Annoying words grad students love
I hear these words a lot, in class, in seminars, at conferences, wherever an academic lurks in the shadows. And they don’t mean anything. Mostly they are ways for us to sort of sound smart, to pretend like we have something to say, when we really we don’t but we feel the need to participate anyway. Okay, so this is really limited to humanities and some social science fields (history falls into one or the other category, depending on the institution, but that’s another topic). Also, let me say that I use these words. And so do my friends. And my teachers. But I just find these words very frustrating. Either they have no meaning at all, or they are used instead of perfectly normal words that would do just as well. Also, feel free to add comments and contribute more to this list. I’m sure it will grow.
Grad students always want to “problematize” things. They frequently say things like, “I want to problematize this issue by looking at it through X.” As far as I can tell, what they really mean is: “X is interesting.” Even more likely, they mean “X is interesting to me, have you thought about it? Can your project become more related to my interests?” Even when it’s more benign, it’s usually, “I want to make a comment, but don’t really have anything precise to say, so I’m just going to say X.” According to the Oxford English Dictionary, the word means: to render problematic; to view, interpret, or analyse (an issue, discipline, etc.) as a problem or system of problems to be solved. But that is seldom how grad students use it. We really just mean, I’d like to relate things X to thing Y. So why don’t we just say that? “Problematize” is really a word we use when we don’t know what we’re saying.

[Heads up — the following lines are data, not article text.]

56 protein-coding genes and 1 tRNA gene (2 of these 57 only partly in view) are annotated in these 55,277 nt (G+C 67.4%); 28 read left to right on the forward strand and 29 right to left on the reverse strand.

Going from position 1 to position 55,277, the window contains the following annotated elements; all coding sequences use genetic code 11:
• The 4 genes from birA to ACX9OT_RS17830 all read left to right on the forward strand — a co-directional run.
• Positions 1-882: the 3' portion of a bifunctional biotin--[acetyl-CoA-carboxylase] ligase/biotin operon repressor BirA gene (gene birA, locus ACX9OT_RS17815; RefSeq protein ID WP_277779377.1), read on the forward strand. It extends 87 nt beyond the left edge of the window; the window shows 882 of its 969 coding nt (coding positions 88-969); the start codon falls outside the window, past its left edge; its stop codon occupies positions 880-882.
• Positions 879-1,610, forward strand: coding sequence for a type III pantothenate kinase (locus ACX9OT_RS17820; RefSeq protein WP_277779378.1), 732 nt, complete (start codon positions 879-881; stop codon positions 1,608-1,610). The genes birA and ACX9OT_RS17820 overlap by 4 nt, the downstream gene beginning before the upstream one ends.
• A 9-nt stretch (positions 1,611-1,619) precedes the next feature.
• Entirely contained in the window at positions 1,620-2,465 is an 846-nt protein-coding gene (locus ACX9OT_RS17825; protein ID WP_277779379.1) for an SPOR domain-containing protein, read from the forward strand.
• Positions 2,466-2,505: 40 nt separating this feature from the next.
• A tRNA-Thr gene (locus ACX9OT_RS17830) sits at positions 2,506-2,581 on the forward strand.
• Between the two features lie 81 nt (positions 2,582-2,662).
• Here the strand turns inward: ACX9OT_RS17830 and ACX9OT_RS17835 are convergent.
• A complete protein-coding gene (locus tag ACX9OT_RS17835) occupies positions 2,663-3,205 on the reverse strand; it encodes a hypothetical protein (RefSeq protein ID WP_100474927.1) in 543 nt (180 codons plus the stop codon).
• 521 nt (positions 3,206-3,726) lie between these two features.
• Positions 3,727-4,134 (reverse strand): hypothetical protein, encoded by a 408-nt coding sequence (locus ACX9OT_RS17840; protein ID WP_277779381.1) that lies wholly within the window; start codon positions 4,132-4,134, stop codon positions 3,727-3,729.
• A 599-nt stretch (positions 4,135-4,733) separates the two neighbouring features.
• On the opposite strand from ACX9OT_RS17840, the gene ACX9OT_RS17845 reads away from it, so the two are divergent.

Very similar to “problematize.” How many times does someone’s hand shoot up at an academic conference, only for the eager questioner to say: “I’d like to complicate this question by introducing gender.” Or race. Or religion. Or class. Or a trans-national focus. The OED supports this definition: to make complex or intricate (as by the introduction of other matter); to render involved or complex. But this doesn’t make the term analytically useful. Again, this is because we often don’t really know how these things complicate the issue. In fact, they don’t necessarily make things more complicated. They might just make them different. Or they might do nothing at all. But we always want to add complexity, even when there is no complexity to add. Like Avril Lavigne says, “Why do you have to go and make things so complicated?”
Students in the humanities are surrounded by suitcases. “Let’s unpack this argument” or “we have to unpack this document” or this quote, or event, or whatever. Why can’t we just examine it, or analyze it? Why the silly metaphor? Where are we traveling to that we need to unpack so much?
4) Tease Out
Unlike “fleshing out,” which makes a little more sense (as in, to flesh out an argument), “teasing out” is more delicate and thus more annoying. We try to “tease out” the details from a certain source. Why can’t we just locate them? Here the OED tells us the roots of the metaphor: to separate or pull asunder the fibres of; to comb or card (wool, flax, etc.) in preparation for spinning; to open out by pulling asunder; to shred.. It even goes further and gives us a the precise definition of to tease out (fig.) is: to extract, get out, obtain, esp. by painstaking effort. But is this effort so extraordinary? I mean really we’re just reading some document and saying, “oh, when it says this, I think it really means that.” So it’s really just a deeper re-interpretation, but not some complex spinning procedure. So how about dropping the metaphor and just going ahead with the close reading?